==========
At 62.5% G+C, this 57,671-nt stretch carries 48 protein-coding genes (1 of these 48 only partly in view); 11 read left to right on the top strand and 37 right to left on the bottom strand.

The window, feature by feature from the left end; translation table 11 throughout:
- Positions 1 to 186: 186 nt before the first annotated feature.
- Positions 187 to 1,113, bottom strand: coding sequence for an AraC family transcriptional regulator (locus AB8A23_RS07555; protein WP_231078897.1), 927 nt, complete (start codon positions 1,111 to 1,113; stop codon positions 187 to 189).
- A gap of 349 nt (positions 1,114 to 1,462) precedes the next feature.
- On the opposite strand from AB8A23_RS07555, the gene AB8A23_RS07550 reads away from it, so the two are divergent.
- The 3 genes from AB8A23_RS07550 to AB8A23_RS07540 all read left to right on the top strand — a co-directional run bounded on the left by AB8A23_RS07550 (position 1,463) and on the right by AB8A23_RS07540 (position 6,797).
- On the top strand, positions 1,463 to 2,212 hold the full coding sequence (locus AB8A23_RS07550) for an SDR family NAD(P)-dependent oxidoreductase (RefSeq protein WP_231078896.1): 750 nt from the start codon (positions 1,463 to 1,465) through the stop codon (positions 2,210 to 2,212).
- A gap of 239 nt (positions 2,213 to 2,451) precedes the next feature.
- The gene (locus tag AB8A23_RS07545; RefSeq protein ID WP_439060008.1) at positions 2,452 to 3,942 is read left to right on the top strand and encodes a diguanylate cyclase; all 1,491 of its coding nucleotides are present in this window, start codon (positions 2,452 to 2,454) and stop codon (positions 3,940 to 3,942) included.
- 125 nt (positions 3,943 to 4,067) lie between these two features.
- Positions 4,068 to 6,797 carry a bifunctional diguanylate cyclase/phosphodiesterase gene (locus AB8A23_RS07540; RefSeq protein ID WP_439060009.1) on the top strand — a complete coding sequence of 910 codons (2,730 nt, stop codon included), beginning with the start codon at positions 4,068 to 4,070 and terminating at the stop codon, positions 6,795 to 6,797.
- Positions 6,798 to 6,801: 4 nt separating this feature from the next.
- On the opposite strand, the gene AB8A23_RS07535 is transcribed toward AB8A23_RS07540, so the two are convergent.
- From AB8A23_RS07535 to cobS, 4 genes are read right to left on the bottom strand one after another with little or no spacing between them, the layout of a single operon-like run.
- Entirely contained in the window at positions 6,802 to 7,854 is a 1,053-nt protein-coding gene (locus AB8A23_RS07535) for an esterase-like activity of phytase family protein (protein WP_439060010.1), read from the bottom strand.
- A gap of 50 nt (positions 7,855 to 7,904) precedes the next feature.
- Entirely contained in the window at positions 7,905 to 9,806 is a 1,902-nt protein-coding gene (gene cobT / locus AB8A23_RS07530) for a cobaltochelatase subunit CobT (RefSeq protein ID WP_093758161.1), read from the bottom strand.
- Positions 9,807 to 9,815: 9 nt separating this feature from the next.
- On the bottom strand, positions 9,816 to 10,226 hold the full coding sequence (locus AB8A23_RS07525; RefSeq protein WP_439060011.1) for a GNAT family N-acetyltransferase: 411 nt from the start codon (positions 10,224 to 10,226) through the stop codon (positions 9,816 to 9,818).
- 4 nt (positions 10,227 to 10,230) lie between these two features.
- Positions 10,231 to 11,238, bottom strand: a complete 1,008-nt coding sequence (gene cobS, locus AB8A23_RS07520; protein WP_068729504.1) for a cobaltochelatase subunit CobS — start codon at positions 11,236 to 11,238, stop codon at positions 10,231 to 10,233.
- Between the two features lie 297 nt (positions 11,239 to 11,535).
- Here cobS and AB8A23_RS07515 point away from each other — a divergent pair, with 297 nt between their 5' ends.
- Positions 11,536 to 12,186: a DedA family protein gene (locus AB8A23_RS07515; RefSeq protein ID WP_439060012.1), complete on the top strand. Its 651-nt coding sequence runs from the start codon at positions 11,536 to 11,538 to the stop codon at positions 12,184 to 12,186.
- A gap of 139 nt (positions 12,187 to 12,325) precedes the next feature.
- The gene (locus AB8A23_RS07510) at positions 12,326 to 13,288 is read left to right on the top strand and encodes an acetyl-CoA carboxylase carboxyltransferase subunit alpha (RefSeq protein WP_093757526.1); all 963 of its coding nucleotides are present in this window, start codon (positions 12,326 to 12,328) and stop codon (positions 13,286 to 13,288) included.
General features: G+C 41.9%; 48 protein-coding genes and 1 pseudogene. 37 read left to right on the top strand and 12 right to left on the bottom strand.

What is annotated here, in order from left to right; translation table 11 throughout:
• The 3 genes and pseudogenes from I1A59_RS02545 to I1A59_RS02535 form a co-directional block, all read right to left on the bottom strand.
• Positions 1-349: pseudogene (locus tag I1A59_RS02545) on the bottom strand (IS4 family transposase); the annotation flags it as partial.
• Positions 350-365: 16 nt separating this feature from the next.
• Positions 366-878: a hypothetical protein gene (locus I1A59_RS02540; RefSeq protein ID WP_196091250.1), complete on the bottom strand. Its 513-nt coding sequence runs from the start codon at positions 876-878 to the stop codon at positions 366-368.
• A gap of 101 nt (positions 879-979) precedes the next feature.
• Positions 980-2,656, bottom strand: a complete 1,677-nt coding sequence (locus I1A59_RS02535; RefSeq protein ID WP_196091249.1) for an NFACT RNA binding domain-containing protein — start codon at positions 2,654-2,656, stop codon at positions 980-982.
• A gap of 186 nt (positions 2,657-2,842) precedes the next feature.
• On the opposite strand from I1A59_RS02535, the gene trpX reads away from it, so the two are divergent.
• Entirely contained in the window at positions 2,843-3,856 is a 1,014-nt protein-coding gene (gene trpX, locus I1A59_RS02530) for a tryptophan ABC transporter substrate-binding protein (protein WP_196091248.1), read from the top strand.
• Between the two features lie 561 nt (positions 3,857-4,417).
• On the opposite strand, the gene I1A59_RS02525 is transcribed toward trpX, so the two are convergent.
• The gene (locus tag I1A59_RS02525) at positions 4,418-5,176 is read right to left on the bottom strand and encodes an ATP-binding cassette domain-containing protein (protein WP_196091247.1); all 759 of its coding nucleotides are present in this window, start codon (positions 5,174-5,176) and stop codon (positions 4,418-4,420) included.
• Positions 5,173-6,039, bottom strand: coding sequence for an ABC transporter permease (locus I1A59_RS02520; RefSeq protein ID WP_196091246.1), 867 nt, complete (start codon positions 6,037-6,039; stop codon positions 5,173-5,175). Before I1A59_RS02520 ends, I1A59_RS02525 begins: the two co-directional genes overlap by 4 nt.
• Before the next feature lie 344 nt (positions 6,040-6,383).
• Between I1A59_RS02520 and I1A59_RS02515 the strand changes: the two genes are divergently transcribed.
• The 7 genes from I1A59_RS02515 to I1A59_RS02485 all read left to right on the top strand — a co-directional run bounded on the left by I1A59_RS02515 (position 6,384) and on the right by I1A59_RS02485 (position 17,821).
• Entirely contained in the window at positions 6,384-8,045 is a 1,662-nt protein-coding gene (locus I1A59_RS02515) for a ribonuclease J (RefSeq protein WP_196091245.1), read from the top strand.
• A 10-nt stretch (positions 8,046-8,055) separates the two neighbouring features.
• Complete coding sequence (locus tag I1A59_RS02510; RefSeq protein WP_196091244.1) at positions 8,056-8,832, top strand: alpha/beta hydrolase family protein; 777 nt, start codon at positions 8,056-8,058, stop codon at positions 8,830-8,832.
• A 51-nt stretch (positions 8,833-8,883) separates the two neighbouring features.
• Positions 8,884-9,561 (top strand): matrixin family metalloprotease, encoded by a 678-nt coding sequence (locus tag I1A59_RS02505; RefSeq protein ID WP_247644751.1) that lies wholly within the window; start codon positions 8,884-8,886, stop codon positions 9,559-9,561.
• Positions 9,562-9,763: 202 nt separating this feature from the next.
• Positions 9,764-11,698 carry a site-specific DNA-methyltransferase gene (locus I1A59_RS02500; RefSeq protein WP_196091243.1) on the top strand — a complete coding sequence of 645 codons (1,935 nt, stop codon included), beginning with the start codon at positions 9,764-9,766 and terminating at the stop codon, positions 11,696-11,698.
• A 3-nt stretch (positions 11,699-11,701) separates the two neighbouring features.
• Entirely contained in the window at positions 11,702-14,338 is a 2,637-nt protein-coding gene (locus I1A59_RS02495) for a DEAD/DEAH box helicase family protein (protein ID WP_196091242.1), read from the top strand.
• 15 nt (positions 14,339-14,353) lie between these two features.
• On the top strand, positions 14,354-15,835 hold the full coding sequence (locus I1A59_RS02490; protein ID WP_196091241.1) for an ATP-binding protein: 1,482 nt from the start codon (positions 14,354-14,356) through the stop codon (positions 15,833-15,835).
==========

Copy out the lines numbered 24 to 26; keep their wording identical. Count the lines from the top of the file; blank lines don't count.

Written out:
- Here cobS and AB8A23_RS07515 point away from each other — a divergent pair, with 297 nt between their 5' ends.
- Positions 11,536 to 12,186: a DedA family protein gene (locus AB8A23_RS07515; RefSeq protein ID WP_439060012.1), complete on the top strand. Its 651-nt coding sequence runs from the start codon at positions 11,536 to 11,538 to the stop codon at positions 12,184 to 12,186.
- A gap of 139 nt (positions 12,187 to 12,325) precedes the next feature.